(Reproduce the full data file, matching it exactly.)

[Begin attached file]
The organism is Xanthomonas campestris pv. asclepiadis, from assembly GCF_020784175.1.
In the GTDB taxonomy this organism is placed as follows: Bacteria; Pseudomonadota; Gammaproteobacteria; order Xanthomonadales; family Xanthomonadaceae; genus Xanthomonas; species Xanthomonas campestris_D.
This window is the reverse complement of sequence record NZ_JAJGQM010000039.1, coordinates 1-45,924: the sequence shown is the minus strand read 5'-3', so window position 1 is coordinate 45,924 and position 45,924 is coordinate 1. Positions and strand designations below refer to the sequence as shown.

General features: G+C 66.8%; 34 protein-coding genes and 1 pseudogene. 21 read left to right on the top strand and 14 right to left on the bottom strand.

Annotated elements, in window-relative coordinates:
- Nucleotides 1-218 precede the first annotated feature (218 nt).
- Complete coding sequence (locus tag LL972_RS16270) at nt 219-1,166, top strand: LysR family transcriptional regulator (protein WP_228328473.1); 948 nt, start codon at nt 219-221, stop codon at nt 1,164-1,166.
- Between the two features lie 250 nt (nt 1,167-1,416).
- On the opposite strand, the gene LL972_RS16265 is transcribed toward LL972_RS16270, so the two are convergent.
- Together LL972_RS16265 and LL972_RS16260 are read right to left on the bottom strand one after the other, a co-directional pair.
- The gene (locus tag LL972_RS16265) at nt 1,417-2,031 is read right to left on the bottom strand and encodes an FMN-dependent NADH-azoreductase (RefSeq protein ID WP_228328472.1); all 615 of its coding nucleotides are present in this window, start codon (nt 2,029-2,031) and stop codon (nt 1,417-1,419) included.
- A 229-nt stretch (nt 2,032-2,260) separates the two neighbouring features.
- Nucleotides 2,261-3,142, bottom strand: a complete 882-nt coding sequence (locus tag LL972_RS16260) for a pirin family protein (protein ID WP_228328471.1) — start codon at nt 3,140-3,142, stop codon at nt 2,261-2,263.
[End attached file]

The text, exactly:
The organism is Xanthomonas campestris pv. asclepiadis, from assembly GCF_020784175.1.
In the GTDB taxonomy this organism is placed as follows: Bacteria; Pseudomonadota; Gammaproteobacteria; order Xanthomonadales; family Xanthomonadaceae; genus Xanthomonas; species Xanthomonas campestris_D.
This window is the reverse complement of sequence record NZ_JAJGQM010000039.1, coordinates 1-45,924: the sequence shown is the minus strand read 5'-3', so window position 1 is coordinate 45,924 and position 45,924 is coordinate 1. Positions and strand designations below refer to the sequence as shown.

General features: G+C 66.8%; 34 protein-coding genes and 1 pseudogene. 21 read left to right on the top strand and 14 right to left on the bottom strand.

Annotated elements, in window-relative coordinates:
- Nucleotides 1-218 precede the first annotated feature (218 nt).
- Complete coding sequence (locus tag LL972_RS16270) at nt 219-1,166, top strand: LysR family transcriptional regulator (protein WP_228328473.1); 948 nt, start codon at nt 219-221, stop codon at nt 1,164-1,166.
- Between the two features lie 250 nt (nt 1,167-1,416).
- On the opposite strand, the gene LL972_RS16265 is transcribed toward LL972_RS16270, so the two are convergent.
- Together LL972_RS16265 and LL972_RS16260 are read right to left on the bottom strand one after the other, a co-directional pair.
- The gene (locus tag LL972_RS16265) at nt 1,417-2,031 is read right to left on the bottom strand and encodes an FMN-dependent NADH-azoreductase (RefSeq protein ID WP_228328472.1); all 615 of its coding nucleotides are present in this window, start codon (nt 2,029-2,031) and stop codon (nt 1,417-1,419) included.
- A 229-nt stretch (nt 2,032-2,260) separates the two neighbouring features.
- Nucleotides 2,261-3,142, bottom strand: a complete 882-nt coding sequence (locus tag LL972_RS16260) for a pirin family protein (protein ID WP_228328471.1) — start codon at nt 3,140-3,142, stop codon at nt 2,261-2,263.